This dynamic where dire conditions get created by the policies of the imperialist powers and their partnered state of Israel, then these conditions get exploited to dehumanize the victims, is reflected by the narratives that have gone along with the “War on Terror.” These narratives paint Muslims and Arabs as representing an innately lower civilization, one which needs to be aggressively kept separate from “Western” civilization. As Beydoun Khaled writes in War on Terror, War on Muslims, “the war on terror was expeditiously crafting a new binary-driven script. You are ‘either with us or against us,’ President Bush stated emphatically nine days after the 9/11 terror attacks, speaking explicitly to foreign nations, but also explicitly to Muslims in the United States and abroad.”

This demand is put upon Muslims living in the “Western” countries because for the overlapping ideologies of imperialism, Zionism, and Orientalism, everything is framed as a struggle between “our” civilization and “their” civilization—with “their” civilization often not even being acknowledged as being part of the “civilized world.” And to be accepted into the “civilized world,” Muslims need to aggressively show that they stand by the United States and its actions. Otherwise, they’ll be accused of standing with “terrorism.”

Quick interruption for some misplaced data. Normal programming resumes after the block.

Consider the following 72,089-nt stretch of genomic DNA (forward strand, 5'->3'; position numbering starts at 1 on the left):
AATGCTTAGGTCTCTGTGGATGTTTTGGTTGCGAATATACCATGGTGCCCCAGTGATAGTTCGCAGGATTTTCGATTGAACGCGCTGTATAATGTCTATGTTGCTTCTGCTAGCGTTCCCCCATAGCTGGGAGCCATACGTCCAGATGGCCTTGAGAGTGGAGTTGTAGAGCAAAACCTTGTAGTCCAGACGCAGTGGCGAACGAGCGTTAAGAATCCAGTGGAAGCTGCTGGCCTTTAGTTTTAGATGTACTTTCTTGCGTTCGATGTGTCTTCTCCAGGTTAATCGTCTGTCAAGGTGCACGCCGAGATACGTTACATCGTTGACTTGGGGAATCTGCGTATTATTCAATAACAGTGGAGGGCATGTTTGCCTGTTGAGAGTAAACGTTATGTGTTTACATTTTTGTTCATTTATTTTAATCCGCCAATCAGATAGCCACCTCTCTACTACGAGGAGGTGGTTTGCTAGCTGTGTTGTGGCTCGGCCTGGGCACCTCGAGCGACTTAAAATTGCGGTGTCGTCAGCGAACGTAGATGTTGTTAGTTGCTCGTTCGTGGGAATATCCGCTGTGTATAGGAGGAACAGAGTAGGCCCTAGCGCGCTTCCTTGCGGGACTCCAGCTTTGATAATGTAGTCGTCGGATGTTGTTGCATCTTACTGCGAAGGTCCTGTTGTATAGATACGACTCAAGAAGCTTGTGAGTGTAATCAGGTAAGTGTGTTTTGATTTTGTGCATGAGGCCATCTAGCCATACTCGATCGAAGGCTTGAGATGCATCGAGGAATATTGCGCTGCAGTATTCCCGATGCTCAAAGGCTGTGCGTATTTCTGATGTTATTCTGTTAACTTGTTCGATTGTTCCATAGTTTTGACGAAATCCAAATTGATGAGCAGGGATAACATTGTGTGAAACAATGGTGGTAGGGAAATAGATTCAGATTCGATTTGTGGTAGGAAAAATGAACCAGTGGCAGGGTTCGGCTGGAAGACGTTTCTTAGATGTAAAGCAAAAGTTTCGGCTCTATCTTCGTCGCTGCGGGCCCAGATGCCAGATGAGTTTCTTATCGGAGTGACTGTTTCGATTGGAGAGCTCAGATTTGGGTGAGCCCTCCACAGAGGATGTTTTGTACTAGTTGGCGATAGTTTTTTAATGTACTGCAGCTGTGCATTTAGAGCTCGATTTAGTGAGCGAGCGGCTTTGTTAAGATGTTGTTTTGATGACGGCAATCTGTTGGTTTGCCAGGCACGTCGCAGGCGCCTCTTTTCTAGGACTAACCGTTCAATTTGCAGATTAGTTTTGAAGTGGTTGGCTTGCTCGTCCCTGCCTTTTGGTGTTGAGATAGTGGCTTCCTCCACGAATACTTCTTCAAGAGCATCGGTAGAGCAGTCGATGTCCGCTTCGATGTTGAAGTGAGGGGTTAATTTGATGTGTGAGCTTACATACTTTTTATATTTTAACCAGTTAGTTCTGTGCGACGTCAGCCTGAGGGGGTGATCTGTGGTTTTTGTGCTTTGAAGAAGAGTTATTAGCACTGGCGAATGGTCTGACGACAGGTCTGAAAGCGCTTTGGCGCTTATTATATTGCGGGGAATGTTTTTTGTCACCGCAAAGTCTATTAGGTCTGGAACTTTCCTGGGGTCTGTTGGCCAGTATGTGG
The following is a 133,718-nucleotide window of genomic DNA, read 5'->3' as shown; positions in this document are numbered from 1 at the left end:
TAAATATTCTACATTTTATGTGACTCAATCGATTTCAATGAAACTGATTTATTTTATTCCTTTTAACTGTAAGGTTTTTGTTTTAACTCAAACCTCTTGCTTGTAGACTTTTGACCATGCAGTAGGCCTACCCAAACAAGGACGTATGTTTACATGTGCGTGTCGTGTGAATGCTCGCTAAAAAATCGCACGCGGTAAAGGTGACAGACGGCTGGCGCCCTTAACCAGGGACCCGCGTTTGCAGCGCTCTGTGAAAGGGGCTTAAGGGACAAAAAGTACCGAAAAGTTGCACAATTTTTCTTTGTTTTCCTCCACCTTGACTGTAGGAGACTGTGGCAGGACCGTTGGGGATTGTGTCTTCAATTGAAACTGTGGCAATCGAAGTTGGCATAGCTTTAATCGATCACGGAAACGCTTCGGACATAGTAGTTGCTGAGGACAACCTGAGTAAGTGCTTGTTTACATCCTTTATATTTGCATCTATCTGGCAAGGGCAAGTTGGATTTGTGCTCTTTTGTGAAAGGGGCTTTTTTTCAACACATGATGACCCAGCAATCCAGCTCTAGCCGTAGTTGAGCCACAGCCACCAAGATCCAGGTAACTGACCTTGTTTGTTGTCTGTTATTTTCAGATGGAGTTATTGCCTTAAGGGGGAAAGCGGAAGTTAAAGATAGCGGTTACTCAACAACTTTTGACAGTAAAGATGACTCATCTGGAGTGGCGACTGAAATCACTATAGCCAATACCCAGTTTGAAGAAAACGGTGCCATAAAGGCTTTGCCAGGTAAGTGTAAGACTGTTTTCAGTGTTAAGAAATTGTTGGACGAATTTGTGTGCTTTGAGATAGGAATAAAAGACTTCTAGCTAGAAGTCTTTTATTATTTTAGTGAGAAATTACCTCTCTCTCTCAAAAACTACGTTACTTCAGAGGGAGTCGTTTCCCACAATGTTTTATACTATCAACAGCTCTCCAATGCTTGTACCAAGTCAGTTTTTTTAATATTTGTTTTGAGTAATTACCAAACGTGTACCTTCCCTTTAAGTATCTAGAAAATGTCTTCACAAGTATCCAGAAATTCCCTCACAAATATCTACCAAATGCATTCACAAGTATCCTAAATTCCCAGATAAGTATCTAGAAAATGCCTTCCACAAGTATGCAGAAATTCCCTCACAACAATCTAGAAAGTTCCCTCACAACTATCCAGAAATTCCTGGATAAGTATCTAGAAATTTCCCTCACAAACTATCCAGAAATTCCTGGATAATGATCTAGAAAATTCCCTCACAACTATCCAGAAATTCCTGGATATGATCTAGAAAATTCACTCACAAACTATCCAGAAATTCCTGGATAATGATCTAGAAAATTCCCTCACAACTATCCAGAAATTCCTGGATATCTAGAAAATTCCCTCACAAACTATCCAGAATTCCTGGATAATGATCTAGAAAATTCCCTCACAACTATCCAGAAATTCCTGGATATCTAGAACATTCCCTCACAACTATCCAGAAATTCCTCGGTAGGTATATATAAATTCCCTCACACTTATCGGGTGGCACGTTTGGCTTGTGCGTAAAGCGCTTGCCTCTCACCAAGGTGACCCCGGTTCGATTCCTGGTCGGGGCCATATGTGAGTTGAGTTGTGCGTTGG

This comes back to the idea that the “War on Terror,” and its miniature version within Israel’s war against Hamas, are struggles of self-defense against fanatics who will only stop attacking when they’re wiped from existence. But if Hamas and similar jihadist groups are fighting to liberate their homelands from occupation, economic blockade, and a paradigm of military aggression (all of which are happening not just in Palestine but throughout numerous other places in the region), can they even be called terrorist groups? Writes K. M. Sajad Ibrahim in The Question of Terrorism: Hamas and Islamic Jihad in the Middle East Peace Process, a group can fall out of the “terrorism” classification even if it can be considered “extremist”: “The role of the Hamas and Islamic Jihad in the present-day context assumes the nature of a national liberation movement, which stands for the liberation of their homeland from Israel and the Zionists. So it is not correct to treat all extremist groups as terrorists.”